, criticized Manuel for raising taxes: the money thus raised was spent lavishly at the cost of his citizens. The expenses incurred by his expansive foreign policy and generous attitude to money combined with the sumptuous magnificence of his court put a severe strain upon the financial resources of the state.
The problems this created were counterbalanced to some extent by his successes, particularly in the Balkans, but in view of the subsequent rapid collapse of the Byzantine Empire, it might have been better to deploy the available resources more carefully, either by building up a strong treasury or by concentrating on less risky ventures. His pro-western policy caused much resentment in the Empire and backfired in the reaction led by Andronicus I Comnenus whose arrival was celebrated by a massacre of the Latins in Constantinople in 1182. These events among others ultimately led to the capturing of the Empire in the Fourth Crusade. Retrospectively, some commentators have criticized some of Manuel's aims as unrealistic, in particular citing the expeditions he sent to Egypt as proof of dreams of grandeur on an unattainable scale. Yet for Manuel, such initiatives had merely been ambitious attempts to take advantage of the circumstances that had presented themselves to him.
Manuel would be remembered in France, Italy and the Crusader states as the most powerful sovereign in the world. A telling reminder of the influence that Manuel held in the Crusader states in particular can still be seen in the church of the Holy Nativity in Bethlehem. In the 1160s the nave was redecorated with mosaics showing the councils of the church. Manuel was one of the patrons of the work. On the south wall, an inscription in Greek reads: "the present work was finished by Ephraim the monk, painter and mosaicist, in the reign of the great emperor Manuel Porphyrogenitos Comnenus and in the time of the great king of Jerusalem, Amalric." That Manuel's name was placed first was a symbolic, public recognition of Manuel's overlordship as leader of the Christian world. Manuel's role as protector of the Orthodox Christians and Christian holy places in general is also evident in his successful attempts to secure rights over the Holy Land. Manuel participated in the building and decorating of many of the basilicas and Greek monasteries in the Holy Land, including the church of the Holy Sepulchre in Jerusalem, where thanks to his efforts the Byzantine clergy were allowed to perform the Greek liturgy each day. All this reinforced his position as overlord of the Crusader states, with his hegemony over Antioch and Jerusalem secured by agreement with Raynald, Prince of Antioch, and Amalric, King of Jerusalem respectively. This, along with his success in the Balkans, must be regarded as one of the greatest achievements of Manuel Comnenus's reign.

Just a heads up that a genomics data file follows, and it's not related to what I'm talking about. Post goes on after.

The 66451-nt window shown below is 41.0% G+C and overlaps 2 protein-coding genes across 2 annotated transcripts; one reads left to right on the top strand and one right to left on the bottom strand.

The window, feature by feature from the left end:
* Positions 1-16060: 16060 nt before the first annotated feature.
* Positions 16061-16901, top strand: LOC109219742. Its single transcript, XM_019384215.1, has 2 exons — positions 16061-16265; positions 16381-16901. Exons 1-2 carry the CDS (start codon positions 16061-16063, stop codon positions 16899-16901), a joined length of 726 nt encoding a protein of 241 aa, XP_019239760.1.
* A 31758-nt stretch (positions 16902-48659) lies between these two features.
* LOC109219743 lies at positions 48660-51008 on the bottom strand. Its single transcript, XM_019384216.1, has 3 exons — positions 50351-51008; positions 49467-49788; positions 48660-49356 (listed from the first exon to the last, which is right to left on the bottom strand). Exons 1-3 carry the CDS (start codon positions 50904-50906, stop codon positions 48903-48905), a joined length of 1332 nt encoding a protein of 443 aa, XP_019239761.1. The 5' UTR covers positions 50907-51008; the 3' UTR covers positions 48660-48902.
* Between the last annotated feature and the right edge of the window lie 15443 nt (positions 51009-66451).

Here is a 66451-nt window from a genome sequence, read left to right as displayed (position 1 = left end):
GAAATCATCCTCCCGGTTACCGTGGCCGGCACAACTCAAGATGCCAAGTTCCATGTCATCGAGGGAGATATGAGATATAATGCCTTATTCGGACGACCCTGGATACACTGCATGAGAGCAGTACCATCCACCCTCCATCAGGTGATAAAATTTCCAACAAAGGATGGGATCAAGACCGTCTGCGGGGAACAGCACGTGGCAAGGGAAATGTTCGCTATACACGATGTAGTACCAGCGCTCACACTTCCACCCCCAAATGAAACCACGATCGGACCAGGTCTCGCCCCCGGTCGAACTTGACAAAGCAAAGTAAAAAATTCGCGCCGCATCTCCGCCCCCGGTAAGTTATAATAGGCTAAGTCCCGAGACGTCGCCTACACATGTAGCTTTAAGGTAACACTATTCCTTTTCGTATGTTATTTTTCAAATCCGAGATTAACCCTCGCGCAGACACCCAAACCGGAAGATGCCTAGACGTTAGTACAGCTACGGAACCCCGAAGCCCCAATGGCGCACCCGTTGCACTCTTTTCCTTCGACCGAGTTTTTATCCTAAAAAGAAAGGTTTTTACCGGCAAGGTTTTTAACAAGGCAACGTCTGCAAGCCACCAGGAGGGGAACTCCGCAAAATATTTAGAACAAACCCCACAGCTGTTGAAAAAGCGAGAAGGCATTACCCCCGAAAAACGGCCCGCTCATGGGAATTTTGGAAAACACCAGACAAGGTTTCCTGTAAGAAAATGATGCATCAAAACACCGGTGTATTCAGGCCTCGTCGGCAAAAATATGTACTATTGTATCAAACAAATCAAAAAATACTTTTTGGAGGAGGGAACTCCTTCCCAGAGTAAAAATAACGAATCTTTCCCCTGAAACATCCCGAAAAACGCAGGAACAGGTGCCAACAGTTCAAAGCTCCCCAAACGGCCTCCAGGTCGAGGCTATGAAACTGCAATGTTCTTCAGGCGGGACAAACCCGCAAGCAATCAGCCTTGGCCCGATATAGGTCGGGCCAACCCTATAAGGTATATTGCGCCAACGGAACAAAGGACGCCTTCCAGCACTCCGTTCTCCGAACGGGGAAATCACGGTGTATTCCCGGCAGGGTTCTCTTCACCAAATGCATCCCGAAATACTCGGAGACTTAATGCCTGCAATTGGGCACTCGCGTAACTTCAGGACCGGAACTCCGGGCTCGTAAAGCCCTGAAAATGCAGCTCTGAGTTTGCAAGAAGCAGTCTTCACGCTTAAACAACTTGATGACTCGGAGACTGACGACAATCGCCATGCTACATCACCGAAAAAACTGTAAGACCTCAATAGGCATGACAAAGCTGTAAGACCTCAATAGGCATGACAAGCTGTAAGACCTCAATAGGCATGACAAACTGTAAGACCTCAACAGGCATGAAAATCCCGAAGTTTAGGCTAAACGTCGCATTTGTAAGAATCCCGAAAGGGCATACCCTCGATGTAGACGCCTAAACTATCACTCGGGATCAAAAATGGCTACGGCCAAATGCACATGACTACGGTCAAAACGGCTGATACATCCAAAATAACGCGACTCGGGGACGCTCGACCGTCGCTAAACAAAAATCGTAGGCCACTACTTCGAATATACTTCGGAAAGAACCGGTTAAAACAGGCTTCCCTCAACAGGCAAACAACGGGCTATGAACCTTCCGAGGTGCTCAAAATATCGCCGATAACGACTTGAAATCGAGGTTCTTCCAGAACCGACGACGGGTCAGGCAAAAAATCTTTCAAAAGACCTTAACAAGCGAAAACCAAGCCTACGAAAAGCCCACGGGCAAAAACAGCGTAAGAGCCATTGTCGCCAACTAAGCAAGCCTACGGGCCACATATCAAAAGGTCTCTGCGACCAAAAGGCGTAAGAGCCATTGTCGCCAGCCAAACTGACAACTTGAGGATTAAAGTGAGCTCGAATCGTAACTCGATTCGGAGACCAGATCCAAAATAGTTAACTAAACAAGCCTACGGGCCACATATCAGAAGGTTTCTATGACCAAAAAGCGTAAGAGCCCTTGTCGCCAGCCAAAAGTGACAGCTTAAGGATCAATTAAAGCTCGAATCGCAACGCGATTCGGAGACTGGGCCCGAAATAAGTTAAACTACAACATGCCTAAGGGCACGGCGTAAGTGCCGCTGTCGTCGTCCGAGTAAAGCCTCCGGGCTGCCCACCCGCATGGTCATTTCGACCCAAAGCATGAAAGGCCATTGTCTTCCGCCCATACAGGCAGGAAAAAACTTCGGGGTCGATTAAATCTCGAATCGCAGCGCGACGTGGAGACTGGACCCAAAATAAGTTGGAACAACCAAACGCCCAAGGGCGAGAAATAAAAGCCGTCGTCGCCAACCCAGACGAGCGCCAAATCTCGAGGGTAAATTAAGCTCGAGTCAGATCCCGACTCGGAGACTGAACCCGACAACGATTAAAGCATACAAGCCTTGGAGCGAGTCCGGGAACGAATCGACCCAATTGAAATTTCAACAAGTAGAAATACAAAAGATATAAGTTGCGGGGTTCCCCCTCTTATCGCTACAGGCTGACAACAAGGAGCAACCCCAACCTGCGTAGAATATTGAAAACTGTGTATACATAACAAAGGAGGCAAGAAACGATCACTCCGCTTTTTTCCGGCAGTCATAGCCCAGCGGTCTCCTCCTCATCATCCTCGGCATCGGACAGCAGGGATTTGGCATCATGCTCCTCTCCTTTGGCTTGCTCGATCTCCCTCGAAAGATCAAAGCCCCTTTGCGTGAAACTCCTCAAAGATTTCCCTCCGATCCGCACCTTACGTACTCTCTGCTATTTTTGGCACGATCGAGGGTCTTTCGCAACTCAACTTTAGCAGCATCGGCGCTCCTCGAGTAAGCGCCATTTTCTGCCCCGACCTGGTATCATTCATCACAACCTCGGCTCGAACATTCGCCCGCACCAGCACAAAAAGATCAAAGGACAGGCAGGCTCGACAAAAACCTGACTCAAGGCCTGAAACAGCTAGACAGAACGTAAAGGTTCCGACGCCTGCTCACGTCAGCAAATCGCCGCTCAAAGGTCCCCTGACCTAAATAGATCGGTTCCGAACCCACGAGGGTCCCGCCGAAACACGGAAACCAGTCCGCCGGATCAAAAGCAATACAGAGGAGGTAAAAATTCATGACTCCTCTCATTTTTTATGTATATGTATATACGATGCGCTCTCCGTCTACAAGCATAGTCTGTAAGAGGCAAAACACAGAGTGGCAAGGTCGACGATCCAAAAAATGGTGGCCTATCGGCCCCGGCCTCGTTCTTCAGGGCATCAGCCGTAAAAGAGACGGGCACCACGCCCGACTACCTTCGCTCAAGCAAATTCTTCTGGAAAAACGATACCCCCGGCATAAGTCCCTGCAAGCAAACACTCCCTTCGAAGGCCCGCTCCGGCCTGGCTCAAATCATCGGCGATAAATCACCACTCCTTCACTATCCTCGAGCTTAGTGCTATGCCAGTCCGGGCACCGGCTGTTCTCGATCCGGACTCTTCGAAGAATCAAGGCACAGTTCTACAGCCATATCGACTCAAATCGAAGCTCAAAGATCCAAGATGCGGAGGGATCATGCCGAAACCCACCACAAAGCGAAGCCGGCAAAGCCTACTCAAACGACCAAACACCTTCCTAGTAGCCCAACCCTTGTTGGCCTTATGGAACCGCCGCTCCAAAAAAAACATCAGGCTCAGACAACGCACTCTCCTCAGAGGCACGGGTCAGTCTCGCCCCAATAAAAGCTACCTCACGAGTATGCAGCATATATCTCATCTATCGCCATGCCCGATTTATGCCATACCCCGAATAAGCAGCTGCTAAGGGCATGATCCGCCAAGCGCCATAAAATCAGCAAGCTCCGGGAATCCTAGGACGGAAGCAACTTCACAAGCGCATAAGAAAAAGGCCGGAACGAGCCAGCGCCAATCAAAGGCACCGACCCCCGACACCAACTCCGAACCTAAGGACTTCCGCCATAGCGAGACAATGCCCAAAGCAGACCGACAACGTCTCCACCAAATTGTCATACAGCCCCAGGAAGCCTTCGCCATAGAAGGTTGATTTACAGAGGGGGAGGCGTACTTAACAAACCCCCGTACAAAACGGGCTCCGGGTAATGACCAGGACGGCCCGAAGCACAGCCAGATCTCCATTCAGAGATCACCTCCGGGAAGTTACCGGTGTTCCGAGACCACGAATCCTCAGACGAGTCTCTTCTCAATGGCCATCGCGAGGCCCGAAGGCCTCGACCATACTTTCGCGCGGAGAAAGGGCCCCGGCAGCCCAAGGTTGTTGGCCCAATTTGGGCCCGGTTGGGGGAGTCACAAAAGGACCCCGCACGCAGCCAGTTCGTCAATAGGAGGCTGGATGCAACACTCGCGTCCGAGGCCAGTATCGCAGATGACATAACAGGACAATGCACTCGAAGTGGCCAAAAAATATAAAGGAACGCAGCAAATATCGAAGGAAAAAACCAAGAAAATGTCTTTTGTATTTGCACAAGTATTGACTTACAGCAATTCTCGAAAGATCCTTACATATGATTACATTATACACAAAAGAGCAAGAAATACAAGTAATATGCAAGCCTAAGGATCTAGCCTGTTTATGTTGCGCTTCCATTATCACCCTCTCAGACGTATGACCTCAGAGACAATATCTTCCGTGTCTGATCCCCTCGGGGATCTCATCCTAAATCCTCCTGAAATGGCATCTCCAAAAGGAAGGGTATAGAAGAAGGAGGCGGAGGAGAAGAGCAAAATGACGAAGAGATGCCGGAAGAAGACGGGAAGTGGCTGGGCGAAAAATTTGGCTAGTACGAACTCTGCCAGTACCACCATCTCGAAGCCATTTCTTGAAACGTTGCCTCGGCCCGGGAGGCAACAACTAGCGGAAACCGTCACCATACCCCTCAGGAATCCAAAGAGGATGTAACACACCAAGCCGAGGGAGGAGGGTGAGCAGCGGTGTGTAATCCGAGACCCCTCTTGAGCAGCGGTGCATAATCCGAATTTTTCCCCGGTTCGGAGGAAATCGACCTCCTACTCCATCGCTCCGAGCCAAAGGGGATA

During his 37 years as emperor, Manuel consistently defeated all attempts by outside powers to attack his Empire: however, in the east, his gains were compromised by the defeat at Myriokephalon in 1176. At his death, the empire was a great power, economically prosperous, secure on its frontiers, but also there were serious problems. Internally, the Byzantine court required a strong leader to hold it together, and after Manuel's death stability was seriously endangered from within. Some of the foreign enemies of the Empire were lurking on the flanks, waiting for a chance to attack, in particular the Turks in Anatolia, whom Manuel had ultimately failed to defeat, and the Normans in Sicily, who had already tried but failed to invade the Empire on several occasions. Even the Venetians, the single most important western ally of Byzantium, were on bad terms with the empire at Manuel's death in 1180. Given this situation, it would have taken a strong Emperor to secure the Empire against the foreign threats it now faced, and to rebuild the depleted Imperial Treasury. Unfortunately for Byzantium, such a man was not forthcoming.
Manuel had two wives. His first marriage, in 1146, was to Bertha of Sulzbach, a sister-in-law of Conrad III of Germany. She died in 1159. Children:
Maria Comnena (1152-1182), wife of Renier of Montferrat.
Anna Comnena (1154-1158).
Manuel's second marriage was to Maria (renamed Xena upon their marriage), a daughter of Raymond and Constance of Antioch, in 1161. His successor, Alexius II Comnenus, was their son.
Manuel Comenus and his family from a contemporary MS.
Manuel coinage: http://www.wildwinds.com/coins/byz/manuel_I/t.html
Retrieved from "http://en.wikipedia.org"